With fall in full swing and whispers about the holiday season growing stronger, many Americans will be preparing their shopping lists – and budgets – for the busy gift-buying season ahead. For 2020, the average American consumer will spend $633 on Christmas. According to a poll by LendEDU, $342 of that will be spent on gifts. The holiday season is also notorious for its ability to encourage overspending. Around 22 percent of consumers expect to incur debt this year to fund their holiday purchases, and millions more are losing sleep as they try to gain control of their finances. One of the best ways to avoid temptation during the gift-buying season is to create a gift-buying budget. With a little resolve and practice of a few budgeting tips, you would be surprised at how well budgeting for the upcoming gift-buying season can go.
Skip The More Is More Approach: Go For Less And Thoughtful
It can be easy to get lured into the consumerism of the gift-buying season. Cleverly targeted adverts and too good to be true deals are all aimed at luring consumers into stores. However, one of the easiest ways to stick to a budget when buying gifts is to remember the reason behind it. In short, it is the thought that counts. Instead of going for quantity, focus on quality. Choose a tailored and personalized gift for your recipient instead of multiple gifts. Think of what your loved one and their unique traits when choosing a gift. What are their hobbies or passions? For instance, if you were looking for present ideas for a little girl who enjoys music, a karaoke microphone might be the ideal choice.
Create A Gift Buying Sinking Fund Months In Advance, And Redirect Cut Costs
While typically used for the repayment of debt or large routine expenses, a sinking fund can also be used to help you budget for the gift-buying season. To start with, you need to have a rough idea of what you are intending to spend during the gift-buying season. You can do this with the help of a gift-buying checklist, going by people you intend to buy for (Christmas, birthdays, anniversaries) and the dates that are needed.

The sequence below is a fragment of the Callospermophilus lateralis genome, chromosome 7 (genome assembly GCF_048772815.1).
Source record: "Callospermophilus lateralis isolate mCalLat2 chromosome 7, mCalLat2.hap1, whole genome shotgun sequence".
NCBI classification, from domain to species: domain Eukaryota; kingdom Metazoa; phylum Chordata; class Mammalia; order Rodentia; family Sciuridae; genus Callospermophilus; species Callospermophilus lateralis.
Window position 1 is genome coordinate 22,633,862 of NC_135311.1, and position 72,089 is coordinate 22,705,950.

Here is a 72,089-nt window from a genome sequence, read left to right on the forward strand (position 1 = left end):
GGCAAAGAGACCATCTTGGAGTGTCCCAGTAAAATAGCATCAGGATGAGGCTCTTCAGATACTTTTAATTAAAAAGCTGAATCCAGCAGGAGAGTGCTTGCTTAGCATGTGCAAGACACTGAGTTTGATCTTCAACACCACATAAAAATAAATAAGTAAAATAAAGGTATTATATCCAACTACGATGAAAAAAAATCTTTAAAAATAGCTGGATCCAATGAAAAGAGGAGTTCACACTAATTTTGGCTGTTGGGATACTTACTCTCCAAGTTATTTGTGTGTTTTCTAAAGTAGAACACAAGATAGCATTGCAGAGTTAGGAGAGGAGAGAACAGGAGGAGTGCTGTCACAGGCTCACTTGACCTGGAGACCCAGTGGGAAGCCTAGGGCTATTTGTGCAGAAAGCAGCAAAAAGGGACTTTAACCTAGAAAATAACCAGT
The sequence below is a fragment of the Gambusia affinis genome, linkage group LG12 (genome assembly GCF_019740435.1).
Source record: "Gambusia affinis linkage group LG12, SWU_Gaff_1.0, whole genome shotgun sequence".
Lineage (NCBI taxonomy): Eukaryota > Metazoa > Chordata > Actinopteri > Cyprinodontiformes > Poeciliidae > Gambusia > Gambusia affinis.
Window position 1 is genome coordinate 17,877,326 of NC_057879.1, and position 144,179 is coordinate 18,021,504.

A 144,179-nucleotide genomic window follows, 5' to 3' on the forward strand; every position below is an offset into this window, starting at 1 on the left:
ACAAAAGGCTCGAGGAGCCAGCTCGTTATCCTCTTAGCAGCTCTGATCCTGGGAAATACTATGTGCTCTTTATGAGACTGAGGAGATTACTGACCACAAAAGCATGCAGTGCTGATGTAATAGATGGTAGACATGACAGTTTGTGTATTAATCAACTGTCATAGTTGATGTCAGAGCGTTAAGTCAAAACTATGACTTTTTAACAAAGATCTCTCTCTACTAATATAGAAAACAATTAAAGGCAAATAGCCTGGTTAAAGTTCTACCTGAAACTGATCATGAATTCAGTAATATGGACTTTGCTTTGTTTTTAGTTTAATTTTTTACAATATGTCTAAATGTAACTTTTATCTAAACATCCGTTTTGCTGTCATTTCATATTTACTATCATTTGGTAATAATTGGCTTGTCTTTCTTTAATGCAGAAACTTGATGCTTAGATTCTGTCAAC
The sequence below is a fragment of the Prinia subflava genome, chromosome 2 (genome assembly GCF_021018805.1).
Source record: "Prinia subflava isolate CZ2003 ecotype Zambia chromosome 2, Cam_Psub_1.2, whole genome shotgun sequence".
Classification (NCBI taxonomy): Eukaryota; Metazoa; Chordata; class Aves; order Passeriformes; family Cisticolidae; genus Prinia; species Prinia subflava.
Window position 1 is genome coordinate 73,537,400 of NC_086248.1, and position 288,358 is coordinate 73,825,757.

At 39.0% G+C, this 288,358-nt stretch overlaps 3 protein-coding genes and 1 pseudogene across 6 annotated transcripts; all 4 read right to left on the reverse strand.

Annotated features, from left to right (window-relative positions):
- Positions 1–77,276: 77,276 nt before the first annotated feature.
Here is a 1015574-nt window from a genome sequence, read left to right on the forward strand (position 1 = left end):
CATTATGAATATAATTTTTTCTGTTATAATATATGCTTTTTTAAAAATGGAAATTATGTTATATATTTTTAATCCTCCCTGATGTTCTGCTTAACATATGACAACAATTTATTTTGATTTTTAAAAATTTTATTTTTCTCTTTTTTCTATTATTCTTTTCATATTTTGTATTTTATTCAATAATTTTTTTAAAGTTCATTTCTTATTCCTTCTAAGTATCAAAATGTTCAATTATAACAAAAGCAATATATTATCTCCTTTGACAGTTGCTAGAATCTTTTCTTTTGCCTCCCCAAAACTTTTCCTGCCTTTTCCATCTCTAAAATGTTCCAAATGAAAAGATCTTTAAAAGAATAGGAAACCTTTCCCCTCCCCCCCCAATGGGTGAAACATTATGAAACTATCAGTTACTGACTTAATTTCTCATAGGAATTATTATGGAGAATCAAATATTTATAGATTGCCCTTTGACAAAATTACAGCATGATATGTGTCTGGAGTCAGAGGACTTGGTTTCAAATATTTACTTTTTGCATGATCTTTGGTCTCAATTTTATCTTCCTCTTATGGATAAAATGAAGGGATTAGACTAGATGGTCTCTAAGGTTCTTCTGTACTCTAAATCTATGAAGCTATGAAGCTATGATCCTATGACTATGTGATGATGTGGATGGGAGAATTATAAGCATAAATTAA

Afterward, it is time to choose where to set up your gift buying sinking fund. Most banks now offer easy-to-access savings accounts, which you can manage online or from your mobile phone. Some of them even allow you to set a withdrawal date and automated transfers from your main checking account to ensure you stay on track to your goal. Once you have set your gift-buying budget and chosen a saving option, it is time to look at your monthly household or personal budget. Finding areas to cut your spending or redirecting extra money each month to your gift buying sinking fund makes the process simpler, and means you are not left out of pocket when it’s time to checkout.
Plan, Track, And Then Plan Some More
One of the best ways to stick to a gift-buying budget is to do your research. Plan out what you would need before heading to the stores. For instance, list three potential gift options for individual Christmas gifts based on the recipient’s personality and likes. Then you can head online and try to find the best prices using comparison or deal websites. You can also use other tools like the Amazon app to price compare when shopping. A quick photo or screenshot of an item can be used to compare prices across other vendors and find the best deals.
A great tip here is to get started with your planning early. Key opportunities for great deals like Black Friday are coming up, and with a little research leading up to the event, you can nab your gifts for much less. Lastly, keep track of your spending as you go along, and adjust your budget accordingly. Keep the planning process a continuous one so that you not only get the best prices, but you may even save money on your gift buying. Keep an eye out for holiday season coupons and flash sales from retailers to save even more. Stick to these simple guidelines, and you stand a good chance of avoiding the gift-buying season debt spiral.